These are brief summaries of what happened in tutorials, in case you need a reminder or happened to miss a week. These are not exhaustive, and won’t capture anything you or other students say in the classroom, but should serve on a basic level to prompt your recall or further study.
Week Two: Tutorial One. This week, we met one another for the first (and hopefully not last) time! I began by talking through a handout which discussed some of my thoughts about tutorials, and how participation would be graded. I then began the philosophical content by giving a recap of the last two weeks, with a focus on the key points from the latest readings on paternalism. Collectively, we looked at a case study to try exploring more closely the concepts involved in paternalism, concerning a case of anorexia nervosa. And, given your feedback, the case analysis was well received and we will be doing more of them in the future.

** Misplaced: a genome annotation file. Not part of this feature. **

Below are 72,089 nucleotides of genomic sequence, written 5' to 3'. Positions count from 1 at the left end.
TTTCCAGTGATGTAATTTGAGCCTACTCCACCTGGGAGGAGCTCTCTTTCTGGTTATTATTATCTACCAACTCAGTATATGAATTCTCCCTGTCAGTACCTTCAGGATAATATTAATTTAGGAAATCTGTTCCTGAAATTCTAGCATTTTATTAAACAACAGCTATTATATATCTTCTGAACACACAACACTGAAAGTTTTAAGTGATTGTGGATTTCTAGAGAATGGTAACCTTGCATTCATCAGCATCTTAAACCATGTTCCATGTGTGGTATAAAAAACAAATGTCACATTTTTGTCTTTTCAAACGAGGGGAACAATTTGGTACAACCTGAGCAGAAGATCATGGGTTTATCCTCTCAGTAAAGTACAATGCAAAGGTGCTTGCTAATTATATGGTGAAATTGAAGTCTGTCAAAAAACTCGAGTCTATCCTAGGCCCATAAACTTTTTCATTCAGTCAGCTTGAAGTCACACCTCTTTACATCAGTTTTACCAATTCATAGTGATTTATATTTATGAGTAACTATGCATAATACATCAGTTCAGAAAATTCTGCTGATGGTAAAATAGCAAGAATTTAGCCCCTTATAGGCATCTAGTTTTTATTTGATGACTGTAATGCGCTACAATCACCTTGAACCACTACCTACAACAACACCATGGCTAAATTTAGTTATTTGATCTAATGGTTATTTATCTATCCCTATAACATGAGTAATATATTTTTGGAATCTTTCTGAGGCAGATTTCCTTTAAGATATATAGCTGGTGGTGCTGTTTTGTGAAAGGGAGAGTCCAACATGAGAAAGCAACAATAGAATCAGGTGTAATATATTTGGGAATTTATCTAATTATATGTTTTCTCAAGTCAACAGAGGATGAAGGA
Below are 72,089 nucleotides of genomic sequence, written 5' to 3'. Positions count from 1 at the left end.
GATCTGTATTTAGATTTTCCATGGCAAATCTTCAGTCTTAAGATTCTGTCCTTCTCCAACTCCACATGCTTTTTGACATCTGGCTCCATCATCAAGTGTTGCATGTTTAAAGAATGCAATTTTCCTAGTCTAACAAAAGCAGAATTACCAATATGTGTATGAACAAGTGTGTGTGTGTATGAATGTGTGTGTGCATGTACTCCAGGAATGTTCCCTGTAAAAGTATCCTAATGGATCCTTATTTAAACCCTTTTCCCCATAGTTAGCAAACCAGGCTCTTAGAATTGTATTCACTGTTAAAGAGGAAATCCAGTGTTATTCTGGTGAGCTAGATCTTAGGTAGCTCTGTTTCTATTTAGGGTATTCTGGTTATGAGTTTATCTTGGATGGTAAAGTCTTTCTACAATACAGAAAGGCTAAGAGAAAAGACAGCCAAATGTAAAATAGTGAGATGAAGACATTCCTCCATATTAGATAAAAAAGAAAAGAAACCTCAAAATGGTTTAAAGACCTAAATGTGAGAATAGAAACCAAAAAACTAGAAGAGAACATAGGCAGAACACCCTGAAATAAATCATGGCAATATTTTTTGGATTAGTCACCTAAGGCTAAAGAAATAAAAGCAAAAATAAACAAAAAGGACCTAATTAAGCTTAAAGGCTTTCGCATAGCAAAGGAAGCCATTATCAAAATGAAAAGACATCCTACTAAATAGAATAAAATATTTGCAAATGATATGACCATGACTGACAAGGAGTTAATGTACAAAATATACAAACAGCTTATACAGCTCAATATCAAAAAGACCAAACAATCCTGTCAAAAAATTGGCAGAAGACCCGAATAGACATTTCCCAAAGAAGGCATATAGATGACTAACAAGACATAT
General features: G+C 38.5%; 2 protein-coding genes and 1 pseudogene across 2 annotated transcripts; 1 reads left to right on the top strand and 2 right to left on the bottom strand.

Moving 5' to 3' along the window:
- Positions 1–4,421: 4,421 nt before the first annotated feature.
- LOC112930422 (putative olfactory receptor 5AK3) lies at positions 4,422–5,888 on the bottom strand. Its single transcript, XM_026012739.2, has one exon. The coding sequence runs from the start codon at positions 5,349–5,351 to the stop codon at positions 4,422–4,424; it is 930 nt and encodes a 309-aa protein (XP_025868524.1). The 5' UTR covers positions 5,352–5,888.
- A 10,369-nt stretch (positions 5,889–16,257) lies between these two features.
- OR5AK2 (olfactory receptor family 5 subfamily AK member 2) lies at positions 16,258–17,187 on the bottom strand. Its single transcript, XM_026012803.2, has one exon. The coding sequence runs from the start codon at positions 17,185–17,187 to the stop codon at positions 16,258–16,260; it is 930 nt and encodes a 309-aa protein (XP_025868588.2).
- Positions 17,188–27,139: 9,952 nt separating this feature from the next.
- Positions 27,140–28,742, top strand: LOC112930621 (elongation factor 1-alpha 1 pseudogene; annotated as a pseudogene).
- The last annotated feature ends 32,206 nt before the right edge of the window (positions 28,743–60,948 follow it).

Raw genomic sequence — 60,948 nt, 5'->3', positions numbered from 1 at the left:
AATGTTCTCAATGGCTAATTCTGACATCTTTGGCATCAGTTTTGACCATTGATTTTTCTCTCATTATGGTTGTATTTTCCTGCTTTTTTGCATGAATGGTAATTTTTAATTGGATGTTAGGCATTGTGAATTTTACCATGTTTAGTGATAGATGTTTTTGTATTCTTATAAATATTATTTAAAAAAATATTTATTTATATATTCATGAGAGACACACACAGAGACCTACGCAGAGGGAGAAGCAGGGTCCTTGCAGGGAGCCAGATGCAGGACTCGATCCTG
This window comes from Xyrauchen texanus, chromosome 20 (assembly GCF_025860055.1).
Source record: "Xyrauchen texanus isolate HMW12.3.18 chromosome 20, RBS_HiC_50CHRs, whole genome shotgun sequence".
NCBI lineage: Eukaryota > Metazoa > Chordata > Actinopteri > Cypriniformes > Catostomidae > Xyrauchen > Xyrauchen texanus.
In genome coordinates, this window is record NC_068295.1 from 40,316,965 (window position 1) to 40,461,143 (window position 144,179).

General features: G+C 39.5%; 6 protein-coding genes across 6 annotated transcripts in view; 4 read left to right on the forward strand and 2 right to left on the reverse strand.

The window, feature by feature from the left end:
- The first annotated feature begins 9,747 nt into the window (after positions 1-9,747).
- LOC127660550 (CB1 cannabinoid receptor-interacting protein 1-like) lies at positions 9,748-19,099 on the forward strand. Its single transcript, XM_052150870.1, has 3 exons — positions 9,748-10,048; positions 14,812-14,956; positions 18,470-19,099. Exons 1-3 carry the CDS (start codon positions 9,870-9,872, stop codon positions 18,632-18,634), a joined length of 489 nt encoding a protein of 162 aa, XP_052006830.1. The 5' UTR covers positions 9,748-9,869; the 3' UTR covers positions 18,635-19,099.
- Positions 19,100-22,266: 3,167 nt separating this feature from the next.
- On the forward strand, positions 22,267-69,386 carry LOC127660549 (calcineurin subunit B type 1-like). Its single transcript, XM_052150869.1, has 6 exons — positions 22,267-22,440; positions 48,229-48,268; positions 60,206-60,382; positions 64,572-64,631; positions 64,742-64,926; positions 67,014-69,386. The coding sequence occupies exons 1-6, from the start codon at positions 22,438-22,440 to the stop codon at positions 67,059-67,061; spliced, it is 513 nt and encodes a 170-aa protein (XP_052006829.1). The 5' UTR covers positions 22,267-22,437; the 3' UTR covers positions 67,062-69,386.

Week Three: Tutorial Two. We started off this week with some administrative reminders. The most important one remaining is: if you are currently attending our tutorials but are not enrolled in them on ROSI, you need to email me and get permission to be in these tutorials. Following that, we looked at a case together and in small groups. I spent some time at the end emphasizing the importance of how messy the case was, because bioethics is also messy. I also tried to highlight a few important things that your responses were pointing toward (such as stigma’s impact on health[care], misconceptions with mental health, and what questions we might want to ask in general), and we’ll continue to delve into these as the course goes on. Next week, we’ll look at informed consent.